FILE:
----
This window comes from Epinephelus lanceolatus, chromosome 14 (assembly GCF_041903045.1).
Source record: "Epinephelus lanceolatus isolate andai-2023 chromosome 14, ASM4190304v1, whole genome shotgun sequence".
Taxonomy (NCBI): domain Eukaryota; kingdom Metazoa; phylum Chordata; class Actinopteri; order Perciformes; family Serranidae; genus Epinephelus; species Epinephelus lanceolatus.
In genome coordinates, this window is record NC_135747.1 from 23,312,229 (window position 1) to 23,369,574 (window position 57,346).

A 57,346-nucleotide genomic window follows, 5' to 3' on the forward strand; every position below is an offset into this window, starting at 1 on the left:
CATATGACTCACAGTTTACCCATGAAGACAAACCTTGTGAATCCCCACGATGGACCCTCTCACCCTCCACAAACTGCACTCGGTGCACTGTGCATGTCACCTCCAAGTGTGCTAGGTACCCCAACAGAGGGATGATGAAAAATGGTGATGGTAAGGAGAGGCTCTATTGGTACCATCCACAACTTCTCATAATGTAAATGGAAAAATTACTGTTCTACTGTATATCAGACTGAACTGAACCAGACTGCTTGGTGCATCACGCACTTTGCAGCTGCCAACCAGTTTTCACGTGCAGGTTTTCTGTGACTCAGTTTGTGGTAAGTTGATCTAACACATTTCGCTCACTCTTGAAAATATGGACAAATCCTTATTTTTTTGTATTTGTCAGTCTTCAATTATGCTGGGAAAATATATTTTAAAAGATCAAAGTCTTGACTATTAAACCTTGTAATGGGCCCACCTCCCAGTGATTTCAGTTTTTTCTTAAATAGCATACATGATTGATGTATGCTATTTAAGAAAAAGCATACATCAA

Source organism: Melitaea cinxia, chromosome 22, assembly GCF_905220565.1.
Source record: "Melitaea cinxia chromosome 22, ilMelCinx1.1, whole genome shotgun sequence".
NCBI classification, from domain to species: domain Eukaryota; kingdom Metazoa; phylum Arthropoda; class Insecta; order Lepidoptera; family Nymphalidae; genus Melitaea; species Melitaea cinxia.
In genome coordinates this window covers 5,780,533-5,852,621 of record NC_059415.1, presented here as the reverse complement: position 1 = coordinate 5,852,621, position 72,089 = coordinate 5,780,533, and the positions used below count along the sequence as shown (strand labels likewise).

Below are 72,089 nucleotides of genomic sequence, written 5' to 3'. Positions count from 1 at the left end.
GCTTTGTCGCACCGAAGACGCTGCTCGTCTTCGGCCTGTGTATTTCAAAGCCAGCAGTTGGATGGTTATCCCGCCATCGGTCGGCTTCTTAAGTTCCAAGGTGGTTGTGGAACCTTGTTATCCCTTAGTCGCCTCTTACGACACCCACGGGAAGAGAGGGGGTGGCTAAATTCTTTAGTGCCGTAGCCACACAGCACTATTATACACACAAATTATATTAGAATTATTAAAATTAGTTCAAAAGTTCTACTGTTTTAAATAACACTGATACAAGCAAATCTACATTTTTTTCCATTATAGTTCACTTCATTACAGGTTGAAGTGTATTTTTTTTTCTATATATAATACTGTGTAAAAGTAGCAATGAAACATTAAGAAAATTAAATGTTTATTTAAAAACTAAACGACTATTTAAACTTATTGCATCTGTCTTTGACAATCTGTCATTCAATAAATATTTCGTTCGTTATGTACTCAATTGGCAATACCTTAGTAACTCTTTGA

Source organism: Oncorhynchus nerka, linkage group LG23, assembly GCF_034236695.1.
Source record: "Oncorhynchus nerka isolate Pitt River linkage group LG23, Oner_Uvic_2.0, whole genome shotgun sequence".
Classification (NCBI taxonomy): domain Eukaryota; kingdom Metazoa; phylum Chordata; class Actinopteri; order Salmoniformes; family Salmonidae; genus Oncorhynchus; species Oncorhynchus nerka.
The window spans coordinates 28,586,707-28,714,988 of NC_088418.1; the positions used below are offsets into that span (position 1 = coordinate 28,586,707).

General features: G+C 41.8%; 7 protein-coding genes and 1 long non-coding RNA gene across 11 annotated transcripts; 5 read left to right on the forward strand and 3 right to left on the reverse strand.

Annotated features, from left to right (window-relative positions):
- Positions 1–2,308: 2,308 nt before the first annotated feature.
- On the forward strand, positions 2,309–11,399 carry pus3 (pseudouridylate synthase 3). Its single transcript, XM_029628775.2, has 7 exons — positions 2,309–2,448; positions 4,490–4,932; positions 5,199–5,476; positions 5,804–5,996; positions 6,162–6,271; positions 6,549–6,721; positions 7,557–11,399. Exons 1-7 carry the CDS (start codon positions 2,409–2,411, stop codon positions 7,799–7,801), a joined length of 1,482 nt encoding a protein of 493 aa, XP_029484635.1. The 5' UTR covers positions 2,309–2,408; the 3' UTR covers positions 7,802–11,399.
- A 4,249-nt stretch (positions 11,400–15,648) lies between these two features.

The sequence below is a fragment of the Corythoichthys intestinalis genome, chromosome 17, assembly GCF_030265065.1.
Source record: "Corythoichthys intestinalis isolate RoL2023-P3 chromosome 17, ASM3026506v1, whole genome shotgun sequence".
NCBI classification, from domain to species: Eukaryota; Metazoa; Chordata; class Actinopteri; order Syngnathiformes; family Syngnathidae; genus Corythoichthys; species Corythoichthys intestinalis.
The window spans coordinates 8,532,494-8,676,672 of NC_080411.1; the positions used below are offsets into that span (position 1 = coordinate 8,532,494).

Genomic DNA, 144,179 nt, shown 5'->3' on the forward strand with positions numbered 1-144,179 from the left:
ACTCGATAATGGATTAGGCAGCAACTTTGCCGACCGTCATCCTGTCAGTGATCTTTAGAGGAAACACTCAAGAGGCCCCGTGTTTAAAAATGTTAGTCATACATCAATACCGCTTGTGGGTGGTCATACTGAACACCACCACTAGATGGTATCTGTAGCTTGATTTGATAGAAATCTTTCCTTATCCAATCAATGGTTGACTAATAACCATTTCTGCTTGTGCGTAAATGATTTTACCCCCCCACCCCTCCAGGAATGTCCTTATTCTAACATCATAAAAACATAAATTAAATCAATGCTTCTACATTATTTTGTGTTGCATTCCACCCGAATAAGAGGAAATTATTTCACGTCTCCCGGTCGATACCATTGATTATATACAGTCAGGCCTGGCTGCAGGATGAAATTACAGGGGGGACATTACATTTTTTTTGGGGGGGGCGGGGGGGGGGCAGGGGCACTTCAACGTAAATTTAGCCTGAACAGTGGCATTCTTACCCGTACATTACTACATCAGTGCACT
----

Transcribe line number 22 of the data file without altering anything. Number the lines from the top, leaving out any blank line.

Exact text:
The sequence below is a fragment of the Corythoichthys intestinalis genome, chromosome 17, assembly GCF_030265065.1.